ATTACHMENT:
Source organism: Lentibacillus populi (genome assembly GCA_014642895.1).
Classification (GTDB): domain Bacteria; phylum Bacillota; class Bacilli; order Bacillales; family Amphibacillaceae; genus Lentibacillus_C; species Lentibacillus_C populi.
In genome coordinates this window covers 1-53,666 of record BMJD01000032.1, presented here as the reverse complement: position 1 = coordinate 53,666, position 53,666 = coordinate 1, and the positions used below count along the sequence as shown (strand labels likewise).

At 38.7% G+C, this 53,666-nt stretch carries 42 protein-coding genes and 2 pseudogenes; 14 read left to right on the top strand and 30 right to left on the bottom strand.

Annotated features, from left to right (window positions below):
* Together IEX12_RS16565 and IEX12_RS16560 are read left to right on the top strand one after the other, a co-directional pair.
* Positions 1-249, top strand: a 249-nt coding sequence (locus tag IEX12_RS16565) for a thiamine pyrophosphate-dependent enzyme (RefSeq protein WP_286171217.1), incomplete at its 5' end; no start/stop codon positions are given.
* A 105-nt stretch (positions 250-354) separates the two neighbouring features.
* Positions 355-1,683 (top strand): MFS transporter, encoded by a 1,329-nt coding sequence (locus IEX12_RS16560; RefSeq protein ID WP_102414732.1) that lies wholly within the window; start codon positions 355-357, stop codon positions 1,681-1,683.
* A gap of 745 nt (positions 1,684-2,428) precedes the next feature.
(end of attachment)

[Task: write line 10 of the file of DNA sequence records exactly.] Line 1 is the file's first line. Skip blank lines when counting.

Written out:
* A gap of 745 nt (positions 1,684-2,428) precedes the next feature.